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The Careerist: Vangst Founder Karson Humiston on the Cannabis Job Market

Karson Humiston; photo courtesy of Vangst.
If you’ve been paying attention to the cannabis industry, you probably know it’s the hot sector for new jobs. What you may not know is that women are leading the call to action. Karson Humiston is the founder of Vangst, the top recruiting resource for the United States and Canada. At 25 years old, Humiston is one of the youngest CEOs in the industry (she was featured on Forbes’s prestigious “30 Under 30” list for 2018), and her accomplishments are nothing less than stunning. Taking Vangst from a concept called “Gradujuana” in 2015 when she was just about to graduate from St. Lawrence University, Humiston has now grown the online platform to have successfully placed over 6,000 candidates at leading cannabis companies, and the number continues to increase.
Earlier this summer, Humiston was a featured speaker at the Cannabis World Congress and Business Exposition in New York (CWCBExpo NY). Appearing on a panel with Claire Moloney, Growth Manager for Leaflink – the country’s largest marketplace for wholesale cannabis – she discussed industry employment trends that can help those hiring and those seeking placement. Currently, staffing needs are greatest in Colorado, California, and Washington, and most companies are looking to fill staff and business development positions. Both women encouraged hopeful applicants to use their pre-existing skill sets to determine where they might slot into the industry, but cautioned them not to dismiss cannabis as a fun, easy experiment. “We take cover letters and writing samples seriously,” Moloney noted, recalling a horror story of hiring somebody who quit after one day when she realized that Leaflink employees couldn’t smoke at work.
Humiston and Moloney are evidence of the emerging female leadership in corporate cannabis, and the future seems bright as legalization efforts increase and more employment opportunities are created. We caught up with the Vangst visionary for her thoughts on the modern plant-based career path.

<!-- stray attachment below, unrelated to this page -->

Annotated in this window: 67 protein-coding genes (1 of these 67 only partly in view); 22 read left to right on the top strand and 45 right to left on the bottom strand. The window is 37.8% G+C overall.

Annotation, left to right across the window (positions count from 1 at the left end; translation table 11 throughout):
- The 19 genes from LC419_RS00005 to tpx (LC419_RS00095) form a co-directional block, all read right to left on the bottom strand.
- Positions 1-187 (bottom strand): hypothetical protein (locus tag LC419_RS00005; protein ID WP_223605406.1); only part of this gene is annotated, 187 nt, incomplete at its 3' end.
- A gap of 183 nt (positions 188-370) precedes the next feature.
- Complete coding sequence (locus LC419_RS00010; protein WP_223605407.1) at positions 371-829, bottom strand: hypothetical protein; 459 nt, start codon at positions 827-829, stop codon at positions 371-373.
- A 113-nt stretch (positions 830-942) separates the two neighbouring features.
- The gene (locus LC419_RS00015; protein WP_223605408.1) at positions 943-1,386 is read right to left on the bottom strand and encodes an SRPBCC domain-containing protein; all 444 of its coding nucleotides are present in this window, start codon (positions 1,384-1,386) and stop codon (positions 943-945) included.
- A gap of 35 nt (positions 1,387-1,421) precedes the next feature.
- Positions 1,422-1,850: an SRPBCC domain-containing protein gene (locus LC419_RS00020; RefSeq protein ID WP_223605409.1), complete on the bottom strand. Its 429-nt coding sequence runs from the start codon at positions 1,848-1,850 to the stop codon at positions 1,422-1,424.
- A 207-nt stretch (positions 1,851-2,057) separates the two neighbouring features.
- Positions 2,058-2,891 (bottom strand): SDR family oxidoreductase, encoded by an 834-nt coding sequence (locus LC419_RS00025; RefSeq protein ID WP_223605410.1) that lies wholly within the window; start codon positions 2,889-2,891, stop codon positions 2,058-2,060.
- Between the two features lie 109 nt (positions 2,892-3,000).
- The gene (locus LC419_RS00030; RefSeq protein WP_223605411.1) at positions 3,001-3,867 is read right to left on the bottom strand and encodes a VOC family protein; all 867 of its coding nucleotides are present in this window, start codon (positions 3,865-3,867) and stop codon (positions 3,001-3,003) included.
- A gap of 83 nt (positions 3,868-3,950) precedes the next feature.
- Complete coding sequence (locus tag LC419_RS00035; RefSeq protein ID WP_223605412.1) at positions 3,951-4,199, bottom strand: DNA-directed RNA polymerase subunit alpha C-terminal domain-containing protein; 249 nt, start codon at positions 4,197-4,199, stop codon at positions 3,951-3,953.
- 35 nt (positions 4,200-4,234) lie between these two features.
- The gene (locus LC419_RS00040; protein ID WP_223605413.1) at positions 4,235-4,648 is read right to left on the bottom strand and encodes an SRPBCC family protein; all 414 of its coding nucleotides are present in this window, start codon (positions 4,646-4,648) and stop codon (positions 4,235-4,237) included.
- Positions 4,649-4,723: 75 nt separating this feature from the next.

Claire Moloney of Leaflink and Karson Humiston host “Landing Your Job in Cannabis” at CWCBExpo NY.

JAIME LUBIN: Vangst is an especially useful platform right now because the cannabis industry has become a huge source of jobs for people across many different backgrounds.

KARSON HUMISTON: There are about 160,000 people employed full-time in the space, and that number is expected to triple by 2020. There’s going to be more jobs created in cannabis than there are in manufacturing. Right now, there are as many jobs created each day in cannabis as there are in the technology sector. So it’s definitely a rising industry, and the need to bring in talent from tons and tons of industries is very, very real. And it’s going to happen. [Vangst provides a service] so that people continue hearing about jobs and moving into the space.

You’re an example of a growing leadership trend in that you’re not really a consumer but were instead intrigued by the possibilities the industry offered.

I’ve used it before, but I don’t drink a lot of alcohol, I don’t take Advil, I’m just not really into any consumption—not just cannabis. But I saw a business opportunity and I think that’s why a lot of people are here as well… It’s certainly a good way to go if you’re looking for a job. Every one of our clients is hiring. If you’re not hiring, then you’re not growing. If you’re not growing in cannabis, as this whole industry is growing, then you’re doing something wrong.

How did Vangst come about? You’re at a pivotal growth point now yourself, having just finished a round of funding – congratulations!

Thank you so much! [Vangst] started when I was in college at St. Lawrence University and I had a student travel company called On-Track Adventures. And I sent an email to the students and the recent grads asking what industries they were most interested in exploring more of. An overwhelming amount came back saying the marijuana industry, and this was 2015—it wasn’t as cool as it is now. I went to a cannabis conference because I was curious—actually, CWCBExpo!—and I walked around the floor and asked people what positions they were hiring for. I heard chemical engineer, salesman, marketing director. Every type of position you can imagine. Then, when I asked how they went about finding their employees, they were pretty limited to their own networks. There wasn’t an industry-specific recruiting agency. Mainstream job boards were taking cannabis companies down, not a lot of cannabis companies can work with their platforms. So I saw an opportunity. Now we have 38 full-time employees and offers out to seven or eight more, so we’ll definitely be up to 50 by the end of the year.